BG: This reminds me of a fix-up I once had...we spent a whole day exploring NYC (12 hours) and I coulda sworn he had a great time. Then three weeks went by and he didn't call. So, prompted by a friend, I called and left a nasty message on his answering machine. Not that it would have made any difference, but I wish I hadn't. Showed a real lack of class on my part (even if he was a putz).
Reader: Meanwhile, that was Saturday and today's Thursday and he still hasn't called. Following the "one-time ask him out, he has to work for me, too-rule," I sort of decided I wasn't going to pursue it unless I heard from him. Still, I have this nagging feeling of "but maybe there's something else going on; he lost my number; my asking him was really just a follow-up to his invitation..." Yuck. Does this scenario qualify for an exemption to the "one-time ask him out, he has to work for me, too-rule" or am I just fishing here?
BG: You're fishing. This falls under "if he really wants to get in touch with you and has lost your number, he will find a way." If there's something else going in, and he's really interested, he'll figure it out, unless he's sub-intelligent, in which case, do you really want to date him?
Reader: I like the pit of the stomach test idea, though sometimes it's hard to know whether it's just nausea, fear, or real intuition talking.
BG: It's always intuition, dahling. It means: don't do anything and let the universe take over. If it's meant to happen, it will.
Reader: I think I would welcome a "heavy-duty thing." And, I believe, at least at a conscious level, that my self-esteem is pretty good, most of the time. But, with this guy, in particular, I'm not sure he's the one to have a heavy-duty relationship with. Anyway, I really just want to date someone before I can figure out whether a serious relationship would be welcome. And I would love to have a little tenderness in my life, even if it is short-lived and even if he isn't going to be marriage material.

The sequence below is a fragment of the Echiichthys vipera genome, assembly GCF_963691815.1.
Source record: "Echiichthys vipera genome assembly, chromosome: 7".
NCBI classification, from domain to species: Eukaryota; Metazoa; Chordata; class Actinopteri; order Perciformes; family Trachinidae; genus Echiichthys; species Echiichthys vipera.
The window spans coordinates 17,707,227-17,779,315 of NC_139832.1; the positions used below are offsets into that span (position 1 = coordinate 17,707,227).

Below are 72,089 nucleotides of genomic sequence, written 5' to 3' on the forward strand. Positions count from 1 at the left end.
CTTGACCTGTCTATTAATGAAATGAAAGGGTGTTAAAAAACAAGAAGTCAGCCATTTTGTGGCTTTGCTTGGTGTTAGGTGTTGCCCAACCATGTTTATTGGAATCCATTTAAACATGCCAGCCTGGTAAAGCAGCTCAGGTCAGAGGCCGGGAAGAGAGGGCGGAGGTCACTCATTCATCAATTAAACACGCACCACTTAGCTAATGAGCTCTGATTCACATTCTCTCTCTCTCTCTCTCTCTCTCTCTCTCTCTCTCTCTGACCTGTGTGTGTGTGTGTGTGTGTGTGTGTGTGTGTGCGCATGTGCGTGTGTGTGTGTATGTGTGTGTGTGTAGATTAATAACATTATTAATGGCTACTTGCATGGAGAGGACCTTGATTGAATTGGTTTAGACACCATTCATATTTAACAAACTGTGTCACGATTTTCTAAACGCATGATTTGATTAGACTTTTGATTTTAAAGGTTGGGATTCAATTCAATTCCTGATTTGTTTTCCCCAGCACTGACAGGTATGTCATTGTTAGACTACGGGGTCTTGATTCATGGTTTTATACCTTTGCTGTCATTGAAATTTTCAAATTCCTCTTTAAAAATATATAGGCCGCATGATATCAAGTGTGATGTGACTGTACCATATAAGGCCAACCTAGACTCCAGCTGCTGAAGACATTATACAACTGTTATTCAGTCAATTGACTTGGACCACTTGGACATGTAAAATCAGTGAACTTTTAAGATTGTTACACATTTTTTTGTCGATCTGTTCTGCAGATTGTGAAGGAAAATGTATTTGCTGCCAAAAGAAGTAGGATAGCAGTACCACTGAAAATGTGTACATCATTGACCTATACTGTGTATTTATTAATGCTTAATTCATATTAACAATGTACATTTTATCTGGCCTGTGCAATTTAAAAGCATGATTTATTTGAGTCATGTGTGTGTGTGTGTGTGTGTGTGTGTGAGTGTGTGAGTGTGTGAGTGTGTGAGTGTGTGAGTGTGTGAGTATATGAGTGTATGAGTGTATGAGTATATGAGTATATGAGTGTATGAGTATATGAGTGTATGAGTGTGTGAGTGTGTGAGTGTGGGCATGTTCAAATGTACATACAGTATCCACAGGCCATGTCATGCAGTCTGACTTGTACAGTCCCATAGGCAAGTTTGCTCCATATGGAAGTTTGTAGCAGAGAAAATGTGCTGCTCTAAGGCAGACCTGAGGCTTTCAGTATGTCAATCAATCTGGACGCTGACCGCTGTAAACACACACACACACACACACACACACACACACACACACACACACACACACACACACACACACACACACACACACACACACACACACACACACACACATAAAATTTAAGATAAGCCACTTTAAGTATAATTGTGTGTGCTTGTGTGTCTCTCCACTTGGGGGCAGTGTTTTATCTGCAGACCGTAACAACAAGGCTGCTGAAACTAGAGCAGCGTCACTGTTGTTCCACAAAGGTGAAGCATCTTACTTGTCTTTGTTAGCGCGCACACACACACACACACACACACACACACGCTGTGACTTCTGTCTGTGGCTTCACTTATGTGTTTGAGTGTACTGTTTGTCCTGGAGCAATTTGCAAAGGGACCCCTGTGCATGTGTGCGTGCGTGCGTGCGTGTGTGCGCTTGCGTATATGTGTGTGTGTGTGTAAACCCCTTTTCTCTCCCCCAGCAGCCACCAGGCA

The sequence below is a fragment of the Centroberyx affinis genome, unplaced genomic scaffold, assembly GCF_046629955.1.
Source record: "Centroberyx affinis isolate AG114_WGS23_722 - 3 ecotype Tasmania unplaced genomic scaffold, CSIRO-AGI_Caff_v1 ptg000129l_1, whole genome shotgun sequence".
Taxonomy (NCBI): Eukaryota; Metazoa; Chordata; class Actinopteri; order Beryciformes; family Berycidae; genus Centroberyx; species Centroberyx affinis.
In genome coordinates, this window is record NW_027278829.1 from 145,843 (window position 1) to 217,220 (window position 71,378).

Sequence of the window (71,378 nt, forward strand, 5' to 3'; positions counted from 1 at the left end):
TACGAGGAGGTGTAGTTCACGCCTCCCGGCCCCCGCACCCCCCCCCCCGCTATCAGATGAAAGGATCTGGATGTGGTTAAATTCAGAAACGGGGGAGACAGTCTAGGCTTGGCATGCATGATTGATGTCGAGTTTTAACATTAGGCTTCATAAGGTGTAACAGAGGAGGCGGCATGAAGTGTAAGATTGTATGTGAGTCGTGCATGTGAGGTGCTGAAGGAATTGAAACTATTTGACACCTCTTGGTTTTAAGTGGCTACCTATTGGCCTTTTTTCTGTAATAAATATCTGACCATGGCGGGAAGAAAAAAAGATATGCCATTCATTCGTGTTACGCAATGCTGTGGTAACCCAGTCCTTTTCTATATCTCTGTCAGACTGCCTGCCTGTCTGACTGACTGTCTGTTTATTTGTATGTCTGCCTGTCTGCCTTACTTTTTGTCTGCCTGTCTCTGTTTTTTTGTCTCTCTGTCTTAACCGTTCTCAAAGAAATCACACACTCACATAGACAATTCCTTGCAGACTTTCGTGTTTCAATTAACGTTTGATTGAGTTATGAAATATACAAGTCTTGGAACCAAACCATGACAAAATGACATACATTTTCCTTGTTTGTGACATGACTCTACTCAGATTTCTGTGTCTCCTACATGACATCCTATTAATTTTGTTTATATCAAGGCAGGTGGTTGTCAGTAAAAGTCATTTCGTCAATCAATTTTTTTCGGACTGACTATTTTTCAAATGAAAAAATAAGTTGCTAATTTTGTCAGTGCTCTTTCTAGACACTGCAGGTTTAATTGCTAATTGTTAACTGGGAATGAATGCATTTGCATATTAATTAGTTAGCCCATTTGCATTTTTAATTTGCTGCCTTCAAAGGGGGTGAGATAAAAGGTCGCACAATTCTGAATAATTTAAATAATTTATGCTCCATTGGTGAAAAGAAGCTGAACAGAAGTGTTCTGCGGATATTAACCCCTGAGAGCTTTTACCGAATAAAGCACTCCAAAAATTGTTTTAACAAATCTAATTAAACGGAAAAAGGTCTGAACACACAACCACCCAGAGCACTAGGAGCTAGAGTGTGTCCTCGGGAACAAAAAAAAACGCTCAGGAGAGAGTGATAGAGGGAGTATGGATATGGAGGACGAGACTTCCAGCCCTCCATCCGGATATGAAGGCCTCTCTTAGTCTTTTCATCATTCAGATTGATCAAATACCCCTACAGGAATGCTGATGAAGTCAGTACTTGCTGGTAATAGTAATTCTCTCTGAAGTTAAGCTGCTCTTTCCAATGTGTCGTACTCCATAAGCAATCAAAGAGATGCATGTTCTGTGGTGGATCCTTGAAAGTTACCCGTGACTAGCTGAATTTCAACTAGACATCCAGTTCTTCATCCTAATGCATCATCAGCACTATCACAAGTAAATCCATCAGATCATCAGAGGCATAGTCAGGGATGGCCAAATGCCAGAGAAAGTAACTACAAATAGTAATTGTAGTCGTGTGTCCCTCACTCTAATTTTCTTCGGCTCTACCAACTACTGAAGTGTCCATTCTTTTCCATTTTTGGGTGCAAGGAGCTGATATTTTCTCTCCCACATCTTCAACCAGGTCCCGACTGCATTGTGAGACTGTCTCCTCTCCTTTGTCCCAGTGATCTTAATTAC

BG: Yeah I know what you mean, but I think that's a trap we tend to fall into. I think tenderness with some guy who has no interest in a "heavy-duty" or long-term relationship, if that's what you ultimately want, is cheating yourself out of the possibility of the real thing. I told myself many times (and I've heard girlfriends say it many, many times): "oh, I just want a little sex, or someone to hang out with I won't let my heart get involved." But it almost invariably does. You'll have some good times together; you'll show him what an intelligent, fun, sexy dame you can be; and this really cute, interesting guy probably still will show no intention of ever falling in love with you. And then, even if you went into knowing it would be short-lived, knowing he wasn't marriage material, just looking for a little tenderness, my dear, your heart will be hurting.
Tenderness is fleeting. Try love if you're lucky, it'll last.